Sunday, March 15, 2009


I wish I could paint for you the picture the Newsweek reporter did: of an oasis in hell, of people bowing down and worshipping their idol, their borehole. But I can’t, because it wouldn’t be the truth. It would be dramatized, boiled down with emotions I didn’t really feel when I finally saw it.

Denis and I woke up early the morning we traveled to Tangarwashane, the site of Amman Imman’s borehole well. We hopped inside an old four wheel driver, accompanied a representative from the minister of hydraulics and two technicians who would test and analyze the construction, the up-keep and the strength of the infrastructure.
I was dressed in cargo pants and something that covered my shoulders. I couldn’t worry too much about dressing traditionally. I still felt delirious from our move from the village to Abalak, where we would spend two days with Abdoulli, our friend Attaher’s uncle. (Attaher is the young man from Niger who Heather and I have helped to get an education in the States). We had to get up too early that day, be on top of the water and the food we needed to keep with us to sustain us through our first day in the bush.

To get to Tangarwashane, we turned right off of the main road, the soul paved road in Abalak, and back through what would be considered the slum of all slums in the United States: a residential district. Bump, bump, tossle, toss. We hit the road, two well dug out crevices amidst the sand. We turned sharply around any rock or tree or when the road ceased to be. In the packed car, we rocked from side to side. I rediscovered the sweat of my neighbor, as I did on the ride from Niamey to Tahoua a week before.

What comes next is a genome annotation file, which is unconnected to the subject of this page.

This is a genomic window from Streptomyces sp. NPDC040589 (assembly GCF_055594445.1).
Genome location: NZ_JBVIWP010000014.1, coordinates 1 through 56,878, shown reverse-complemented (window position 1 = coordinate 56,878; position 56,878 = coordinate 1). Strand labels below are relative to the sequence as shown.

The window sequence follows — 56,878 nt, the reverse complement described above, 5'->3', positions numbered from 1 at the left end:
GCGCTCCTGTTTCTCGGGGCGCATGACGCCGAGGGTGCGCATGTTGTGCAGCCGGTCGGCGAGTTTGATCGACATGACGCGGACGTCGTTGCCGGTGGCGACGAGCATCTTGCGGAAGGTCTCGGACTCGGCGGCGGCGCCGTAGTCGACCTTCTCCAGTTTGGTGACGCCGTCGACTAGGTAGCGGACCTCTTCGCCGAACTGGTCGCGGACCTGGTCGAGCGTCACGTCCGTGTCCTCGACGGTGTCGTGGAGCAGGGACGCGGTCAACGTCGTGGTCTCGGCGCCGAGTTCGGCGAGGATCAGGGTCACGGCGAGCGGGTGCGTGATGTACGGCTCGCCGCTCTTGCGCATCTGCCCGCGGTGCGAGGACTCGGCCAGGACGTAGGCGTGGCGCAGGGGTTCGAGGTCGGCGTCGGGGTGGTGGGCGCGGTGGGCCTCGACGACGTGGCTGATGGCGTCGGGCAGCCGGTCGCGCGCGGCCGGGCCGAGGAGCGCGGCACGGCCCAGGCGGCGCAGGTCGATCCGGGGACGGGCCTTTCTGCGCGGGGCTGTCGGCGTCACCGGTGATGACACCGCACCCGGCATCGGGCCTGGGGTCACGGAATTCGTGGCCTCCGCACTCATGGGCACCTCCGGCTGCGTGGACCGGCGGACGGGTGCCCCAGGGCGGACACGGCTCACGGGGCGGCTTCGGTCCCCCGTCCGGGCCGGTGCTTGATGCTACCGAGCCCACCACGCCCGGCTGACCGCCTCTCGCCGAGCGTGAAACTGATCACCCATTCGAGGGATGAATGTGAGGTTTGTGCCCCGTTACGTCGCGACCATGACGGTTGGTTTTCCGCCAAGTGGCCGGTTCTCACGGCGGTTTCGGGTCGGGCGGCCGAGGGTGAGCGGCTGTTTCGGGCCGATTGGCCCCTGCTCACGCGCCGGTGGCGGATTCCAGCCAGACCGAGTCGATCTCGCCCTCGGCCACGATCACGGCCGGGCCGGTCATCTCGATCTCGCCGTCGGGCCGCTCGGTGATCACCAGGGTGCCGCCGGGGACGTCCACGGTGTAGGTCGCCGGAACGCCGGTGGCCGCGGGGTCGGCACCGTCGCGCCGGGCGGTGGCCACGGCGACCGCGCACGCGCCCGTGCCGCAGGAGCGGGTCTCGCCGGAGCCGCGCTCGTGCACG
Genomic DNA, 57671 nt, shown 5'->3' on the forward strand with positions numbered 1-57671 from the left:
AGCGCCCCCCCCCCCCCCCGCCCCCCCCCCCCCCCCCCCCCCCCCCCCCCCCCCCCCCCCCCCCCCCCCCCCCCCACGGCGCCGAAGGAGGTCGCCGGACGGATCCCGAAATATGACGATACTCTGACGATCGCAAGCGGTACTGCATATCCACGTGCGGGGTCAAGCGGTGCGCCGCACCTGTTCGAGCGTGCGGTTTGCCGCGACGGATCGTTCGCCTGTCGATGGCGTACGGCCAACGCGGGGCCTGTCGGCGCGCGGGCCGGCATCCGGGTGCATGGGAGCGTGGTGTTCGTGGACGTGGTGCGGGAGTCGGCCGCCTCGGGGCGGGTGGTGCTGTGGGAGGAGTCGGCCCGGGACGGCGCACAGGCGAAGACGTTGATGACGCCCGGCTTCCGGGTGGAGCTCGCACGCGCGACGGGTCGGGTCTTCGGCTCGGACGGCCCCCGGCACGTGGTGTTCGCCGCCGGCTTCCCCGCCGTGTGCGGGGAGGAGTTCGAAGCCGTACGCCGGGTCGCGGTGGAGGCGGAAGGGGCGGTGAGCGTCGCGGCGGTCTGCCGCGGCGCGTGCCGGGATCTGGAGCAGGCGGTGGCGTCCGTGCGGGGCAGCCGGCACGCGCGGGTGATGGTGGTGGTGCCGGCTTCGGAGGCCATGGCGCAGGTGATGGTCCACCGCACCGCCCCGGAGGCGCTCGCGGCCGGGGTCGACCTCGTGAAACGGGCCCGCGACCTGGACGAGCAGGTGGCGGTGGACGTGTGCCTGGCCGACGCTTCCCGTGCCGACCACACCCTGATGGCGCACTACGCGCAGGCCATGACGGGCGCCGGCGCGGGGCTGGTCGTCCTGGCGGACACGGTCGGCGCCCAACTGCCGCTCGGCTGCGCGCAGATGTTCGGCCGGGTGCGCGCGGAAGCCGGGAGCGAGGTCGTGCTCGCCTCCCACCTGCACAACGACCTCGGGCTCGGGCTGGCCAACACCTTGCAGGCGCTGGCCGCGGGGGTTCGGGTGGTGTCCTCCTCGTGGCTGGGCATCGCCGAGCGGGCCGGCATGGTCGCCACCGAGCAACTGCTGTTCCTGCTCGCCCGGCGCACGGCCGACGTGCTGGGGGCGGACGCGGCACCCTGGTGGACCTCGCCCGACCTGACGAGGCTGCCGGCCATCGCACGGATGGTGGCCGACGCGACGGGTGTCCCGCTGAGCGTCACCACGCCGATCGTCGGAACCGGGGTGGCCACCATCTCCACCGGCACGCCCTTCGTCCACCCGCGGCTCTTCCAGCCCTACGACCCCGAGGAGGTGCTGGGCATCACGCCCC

Prior to reaching Tangawarshane, we stopped at a small village where a man was trying to dig a well; trying being the key word. Two men had dug 15 meters in over a month, by hand, by shovel. To reach water, these men have about 85 kilometers more to go. The sand, however, is more likely to topple over and cover them, bury them, suffocate them, before they reach the water, if they do. This is life in the Azawak Valley. This is what our project is about - preventing these accidents, this suffering, limiting the time spent every day by the people of the Azawak just to find water.

We hit the road again, for another hour or so and eventually saw, in the distance, a tower over the desolation of this sand. This must be it, I thought: Tangawarshane. This is the place I have worked tirelessly to build - the run for water, the administrative work, the burden I felt in my heart ever since Ariane told me about this place called the Azawak Valley. I was ready for children to come running out and hug me, as a part of this organization called Amman Imman, Water is Life, a saying more true than life itself in the Azawak – a saying that followed me through Niamey,through Tahoua, Akoubounou, Abalak and now into the Azawak itself. People say it everywhere. Their lips transform into a smile when they hear me say it. They repeat after me, they chant, Amman Imman.

Eventually arriving so close to the tower, I could picture myself running underneath it, hanging from its bars, showered in its cool water, but the place wasn’t a celebration. It felt abandoned. Besides about 20 or so settlements, villagers who have made their life here, nomads who have settled because the pasture land of the Azawak has completely dried up, there wasn’t much life. There was water, hardly life.

Before visiting the tower, the faucets, the troughs, we stepped inside the mosque. Because I couldn’t yet identify the school made of millet stalks, this was the only structure apparent to me. I joined, again, many men, inside this mud-walled mosque. They fed us millet and milk, they stared at me, their lips held parallel to the floor. Some chose to shake my hand, others didn’t. Although I couldn’t understand the Tamashek they spoke, I could understand that we were not being looked at as saviors, as water missionaries, but, rather, as intruders.